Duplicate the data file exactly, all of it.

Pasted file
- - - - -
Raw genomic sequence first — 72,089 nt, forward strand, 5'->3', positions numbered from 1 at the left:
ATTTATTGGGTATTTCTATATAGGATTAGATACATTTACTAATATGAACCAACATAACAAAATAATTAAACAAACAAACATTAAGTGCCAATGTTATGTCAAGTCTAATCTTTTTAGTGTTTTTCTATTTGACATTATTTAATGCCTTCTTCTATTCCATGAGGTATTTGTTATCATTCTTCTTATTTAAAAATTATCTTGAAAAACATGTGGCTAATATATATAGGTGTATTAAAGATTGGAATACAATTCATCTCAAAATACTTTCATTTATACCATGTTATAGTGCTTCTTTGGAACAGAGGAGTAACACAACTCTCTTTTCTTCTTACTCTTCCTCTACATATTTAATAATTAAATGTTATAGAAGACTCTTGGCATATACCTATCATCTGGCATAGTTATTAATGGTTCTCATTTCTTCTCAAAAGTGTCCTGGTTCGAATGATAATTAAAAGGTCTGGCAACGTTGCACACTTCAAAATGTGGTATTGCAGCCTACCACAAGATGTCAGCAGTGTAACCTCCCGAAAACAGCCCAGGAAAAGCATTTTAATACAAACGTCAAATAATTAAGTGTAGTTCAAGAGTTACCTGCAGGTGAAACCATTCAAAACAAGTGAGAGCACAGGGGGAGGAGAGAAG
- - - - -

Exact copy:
Raw genomic sequence first — 72,089 nt, forward strand, 5'->3', positions numbered from 1 at the left:
ATTTATTGGGTATTTCTATATAGGATTAGATACATTTACTAATATGAACCAACATAACAAAATAATTAAACAAACAAACATTAAGTGCCAATGTTATGTCAAGTCTAATCTTTTTAGTGTTTTTCTATTTGACATTATTTAATGCCTTCTTCTATTCCATGAGGTATTTGTTATCATTCTTCTTATTTAAAAATTATCTTGAAAAACATGTGGCTAATATATATAGGTGTATTAAAGATTGGAATACAATTCATCTCAAAATACTTTCATTTATACCATGTTATAGTGCTTCTTTGGAACAGAGGAGTAACACAACTCTCTTTTCTTCTTACTCTTCCTCTACATATTTAATAATTAAATGTTATAGAAGACTCTTGGCATATACCTATCATCTGGCATAGTTATTAATGGTTCTCATTTCTTCTCAAAAGTGTCCTGGTTCGAATGATAATTAAAAGGTCTGGCAACGTTGCACACTTCAAAATGTGGTATTGCAGCCTACCACAAGATGTCAGCAGTGTAACCTCCCGAAAACAGCCCAGGAAAAGCATTTTAATACAAACGTCAAATAATTAAGTGTAGTTCAAGAGTTACCTGCAGGTGAAACCATTCAAAACAAGTGAGAGCACAGGGGGAGGAGAGAAG